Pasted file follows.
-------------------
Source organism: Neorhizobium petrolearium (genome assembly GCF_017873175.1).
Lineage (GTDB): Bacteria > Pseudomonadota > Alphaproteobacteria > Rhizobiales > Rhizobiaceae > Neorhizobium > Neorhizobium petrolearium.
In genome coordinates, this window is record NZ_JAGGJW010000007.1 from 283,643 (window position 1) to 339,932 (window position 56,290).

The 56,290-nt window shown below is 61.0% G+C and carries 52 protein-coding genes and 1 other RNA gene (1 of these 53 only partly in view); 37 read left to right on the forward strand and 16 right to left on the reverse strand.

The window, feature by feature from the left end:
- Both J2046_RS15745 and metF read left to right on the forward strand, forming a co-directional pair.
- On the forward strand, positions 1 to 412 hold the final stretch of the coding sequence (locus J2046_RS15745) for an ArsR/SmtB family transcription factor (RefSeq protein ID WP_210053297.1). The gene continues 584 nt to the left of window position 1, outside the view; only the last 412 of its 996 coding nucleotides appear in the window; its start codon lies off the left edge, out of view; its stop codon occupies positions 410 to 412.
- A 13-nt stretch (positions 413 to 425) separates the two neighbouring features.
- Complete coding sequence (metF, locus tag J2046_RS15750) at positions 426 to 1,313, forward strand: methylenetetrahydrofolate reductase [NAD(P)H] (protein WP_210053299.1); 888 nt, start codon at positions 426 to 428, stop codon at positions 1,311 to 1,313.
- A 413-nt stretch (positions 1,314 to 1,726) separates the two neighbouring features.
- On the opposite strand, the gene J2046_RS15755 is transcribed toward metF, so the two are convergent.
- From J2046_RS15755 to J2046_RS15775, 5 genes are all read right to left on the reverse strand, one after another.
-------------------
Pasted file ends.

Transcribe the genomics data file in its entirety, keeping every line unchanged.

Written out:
Source organism: Neorhizobium petrolearium (genome assembly GCF_017873175.1).
Lineage (GTDB): Bacteria > Pseudomonadota > Alphaproteobacteria > Rhizobiales > Rhizobiaceae > Neorhizobium > Neorhizobium petrolearium.
In genome coordinates, this window is record NZ_JAGGJW010000007.1 from 283,643 (window position 1) to 339,932 (window position 56,290).

The 56,290-nt window shown below is 61.0% G+C and carries 52 protein-coding genes and 1 other RNA gene (1 of these 53 only partly in view); 37 read left to right on the forward strand and 16 right to left on the reverse strand.

The window, feature by feature from the left end:
- Both J2046_RS15745 and metF read left to right on the forward strand, forming a co-directional pair.
- On the forward strand, positions 1 to 412 hold the final stretch of the coding sequence (locus J2046_RS15745) for an ArsR/SmtB family transcription factor (RefSeq protein ID WP_210053297.1). The gene continues 584 nt to the left of window position 1, outside the view; only the last 412 of its 996 coding nucleotides appear in the window; its start codon lies off the left edge, out of view; its stop codon occupies positions 410 to 412.
- A 13-nt stretch (positions 413 to 425) separates the two neighbouring features.
- Complete coding sequence (metF, locus tag J2046_RS15750) at positions 426 to 1,313, forward strand: methylenetetrahydrofolate reductase [NAD(P)H] (protein WP_210053299.1); 888 nt, start codon at positions 426 to 428, stop codon at positions 1,311 to 1,313.
- A 413-nt stretch (positions 1,314 to 1,726) separates the two neighbouring features.
- On the opposite strand, the gene J2046_RS15755 is transcribed toward metF, so the two are convergent.
- From J2046_RS15755 to J2046_RS15775, 5 genes are all read right to left on the reverse strand, one after another.